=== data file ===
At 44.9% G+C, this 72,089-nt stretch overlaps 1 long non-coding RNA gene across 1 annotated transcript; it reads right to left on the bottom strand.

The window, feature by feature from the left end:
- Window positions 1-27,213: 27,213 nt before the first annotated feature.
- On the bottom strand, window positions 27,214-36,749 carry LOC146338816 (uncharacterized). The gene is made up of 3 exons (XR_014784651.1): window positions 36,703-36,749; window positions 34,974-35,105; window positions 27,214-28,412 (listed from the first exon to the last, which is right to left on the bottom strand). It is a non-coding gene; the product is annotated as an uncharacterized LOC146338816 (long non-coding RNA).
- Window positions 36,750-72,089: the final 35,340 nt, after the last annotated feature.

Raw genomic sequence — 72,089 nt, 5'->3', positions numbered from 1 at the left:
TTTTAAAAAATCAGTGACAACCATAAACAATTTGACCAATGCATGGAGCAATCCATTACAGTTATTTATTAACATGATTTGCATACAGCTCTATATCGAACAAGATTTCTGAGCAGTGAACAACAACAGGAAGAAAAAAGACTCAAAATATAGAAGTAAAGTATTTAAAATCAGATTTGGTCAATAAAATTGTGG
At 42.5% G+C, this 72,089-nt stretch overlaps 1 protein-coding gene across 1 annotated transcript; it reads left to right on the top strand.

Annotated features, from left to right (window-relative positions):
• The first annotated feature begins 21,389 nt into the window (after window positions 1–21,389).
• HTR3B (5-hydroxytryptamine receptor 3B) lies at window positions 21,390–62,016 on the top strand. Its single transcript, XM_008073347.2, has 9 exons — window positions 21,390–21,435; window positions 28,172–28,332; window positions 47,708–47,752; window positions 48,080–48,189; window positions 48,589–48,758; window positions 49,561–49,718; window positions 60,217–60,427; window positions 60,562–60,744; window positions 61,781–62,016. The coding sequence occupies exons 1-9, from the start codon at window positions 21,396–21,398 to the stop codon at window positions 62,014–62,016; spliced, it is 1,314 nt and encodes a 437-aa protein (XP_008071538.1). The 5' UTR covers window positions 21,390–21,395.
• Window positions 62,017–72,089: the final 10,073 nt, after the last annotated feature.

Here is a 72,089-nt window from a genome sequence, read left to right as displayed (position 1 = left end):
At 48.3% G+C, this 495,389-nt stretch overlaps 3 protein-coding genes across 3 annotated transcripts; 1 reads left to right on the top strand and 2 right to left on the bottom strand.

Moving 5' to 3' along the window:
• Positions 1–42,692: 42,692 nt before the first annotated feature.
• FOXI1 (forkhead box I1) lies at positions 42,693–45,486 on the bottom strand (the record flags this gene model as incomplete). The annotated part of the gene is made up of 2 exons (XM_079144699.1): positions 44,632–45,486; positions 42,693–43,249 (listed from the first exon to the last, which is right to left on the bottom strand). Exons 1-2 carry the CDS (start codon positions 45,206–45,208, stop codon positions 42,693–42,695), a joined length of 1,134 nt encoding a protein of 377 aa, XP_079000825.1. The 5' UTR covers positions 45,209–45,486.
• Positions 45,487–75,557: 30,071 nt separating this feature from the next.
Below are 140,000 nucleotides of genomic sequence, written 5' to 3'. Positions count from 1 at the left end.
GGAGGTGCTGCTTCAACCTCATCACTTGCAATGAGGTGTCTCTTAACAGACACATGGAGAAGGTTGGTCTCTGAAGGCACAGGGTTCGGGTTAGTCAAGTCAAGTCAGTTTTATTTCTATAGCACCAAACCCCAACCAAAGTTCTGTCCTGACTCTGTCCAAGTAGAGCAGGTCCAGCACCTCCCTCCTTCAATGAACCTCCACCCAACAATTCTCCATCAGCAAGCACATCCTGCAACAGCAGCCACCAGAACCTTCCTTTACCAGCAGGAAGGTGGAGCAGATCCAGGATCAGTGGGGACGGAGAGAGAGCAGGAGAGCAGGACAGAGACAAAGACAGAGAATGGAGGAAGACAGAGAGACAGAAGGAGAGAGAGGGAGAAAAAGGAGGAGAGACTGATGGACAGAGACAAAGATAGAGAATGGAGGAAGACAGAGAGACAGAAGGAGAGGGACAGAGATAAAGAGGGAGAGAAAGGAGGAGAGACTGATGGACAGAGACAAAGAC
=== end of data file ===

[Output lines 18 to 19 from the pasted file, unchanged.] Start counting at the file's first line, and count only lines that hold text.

• Positions 45,487–75,557: 30,071 nt separating this feature from the next.
Below are 140,000 nucleotides of genomic sequence, written 5' to 3'. Positions count from 1 at the left end.